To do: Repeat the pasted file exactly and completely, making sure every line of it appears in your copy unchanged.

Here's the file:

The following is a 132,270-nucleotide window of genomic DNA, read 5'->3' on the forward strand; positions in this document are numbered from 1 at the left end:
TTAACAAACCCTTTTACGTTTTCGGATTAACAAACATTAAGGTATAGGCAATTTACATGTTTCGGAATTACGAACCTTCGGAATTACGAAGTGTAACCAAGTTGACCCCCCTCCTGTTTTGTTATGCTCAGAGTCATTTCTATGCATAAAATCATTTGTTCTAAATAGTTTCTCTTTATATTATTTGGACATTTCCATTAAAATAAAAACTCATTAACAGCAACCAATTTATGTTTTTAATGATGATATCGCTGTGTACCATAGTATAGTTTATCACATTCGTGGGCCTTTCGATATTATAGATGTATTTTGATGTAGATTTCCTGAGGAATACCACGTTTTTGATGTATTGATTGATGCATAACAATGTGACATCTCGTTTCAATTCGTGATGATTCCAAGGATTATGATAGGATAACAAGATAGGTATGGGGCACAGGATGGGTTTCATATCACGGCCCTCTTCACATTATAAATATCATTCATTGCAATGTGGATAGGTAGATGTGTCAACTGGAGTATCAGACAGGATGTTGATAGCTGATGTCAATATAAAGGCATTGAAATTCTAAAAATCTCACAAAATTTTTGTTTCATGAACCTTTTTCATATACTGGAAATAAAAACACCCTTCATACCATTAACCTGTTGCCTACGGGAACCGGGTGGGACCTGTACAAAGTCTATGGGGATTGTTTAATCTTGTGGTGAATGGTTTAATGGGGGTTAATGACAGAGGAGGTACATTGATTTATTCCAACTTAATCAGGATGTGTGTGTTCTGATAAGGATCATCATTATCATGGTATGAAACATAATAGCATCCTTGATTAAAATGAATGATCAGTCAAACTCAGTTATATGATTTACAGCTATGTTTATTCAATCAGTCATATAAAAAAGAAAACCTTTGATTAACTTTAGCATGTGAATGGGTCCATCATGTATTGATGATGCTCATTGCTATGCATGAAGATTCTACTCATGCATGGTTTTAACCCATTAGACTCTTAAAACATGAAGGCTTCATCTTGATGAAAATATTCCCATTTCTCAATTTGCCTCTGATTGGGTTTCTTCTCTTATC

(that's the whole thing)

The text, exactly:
The following is a 132,270-nucleotide window of genomic DNA, read 5'->3' on the forward strand; positions in this document are numbered from 1 at the left end:
TTAACAAACCCTTTTACGTTTTCGGATTAACAAACATTAAGGTATAGGCAATTTACATGTTTCGGAATTACGAACCTTCGGAATTACGAAGTGTAACCAAGTTGACCCCCCTCCTGTTTTGTTATGCTCAGAGTCATTTCTATGCATAAAATCATTTGTTCTAAATAGTTTCTCTTTATATTATTTGGACATTTCCATTAAAATAAAAACTCATTAACAGCAACCAATTTATGTTTTTAATGATGATATCGCTGTGTACCATAGTATAGTTTATCACATTCGTGGGCCTTTCGATATTATAGATGTATTTTGATGTAGATTTCCTGAGGAATACCACGTTTTTGATGTATTGATTGATGCATAACAATGTGACATCTCGTTTCAATTCGTGATGATTCCAAGGATTATGATAGGATAACAAGATAGGTATGGGGCACAGGATGGGTTTCATATCACGGCCCTCTTCACATTATAAATATCATTCATTGCAATGTGGATAGGTAGATGTGTCAACTGGAGTATCAGACAGGATGTTGATAGCTGATGTCAATATAAAGGCATTGAAATTCTAAAAATCTCACAAAATTTTTGTTTCATGAACCTTTTTCATATACTGGAAATAAAAACACCCTTCATACCATTAACCTGTTGCCTACGGGAACCGGGTGGGACCTGTACAAAGTCTATGGGGATTGTTTAATCTTGTGGTGAATGGTTTAATGGGGGTTAATGACAGAGGAGGTACATTGATTTATTCCAACTTAATCAGGATGTGTGTGTTCTGATAAGGATCATCATTATCATGGTATGAAACATAATAGCATCCTTGATTAAAATGAATGATCAGTCAAACTCAGTTATATGATTTACAGCTATGTTTATTCAATCAGTCATATAAAAAAGAAAACCTTTGATTAACTTTAGCATGTGAATGGGTCCATCATGTATTGATGATGCTCATTGCTATGCATGAAGATTCTACTCATGCATGGTTTTAACCCATTAGACTCTTAAAACATGAAGGCTTCATCTTGATGAAAATATTCCCATTTCTCAATTTGCCTCTGATTGGGTTTCTTCTCTTATC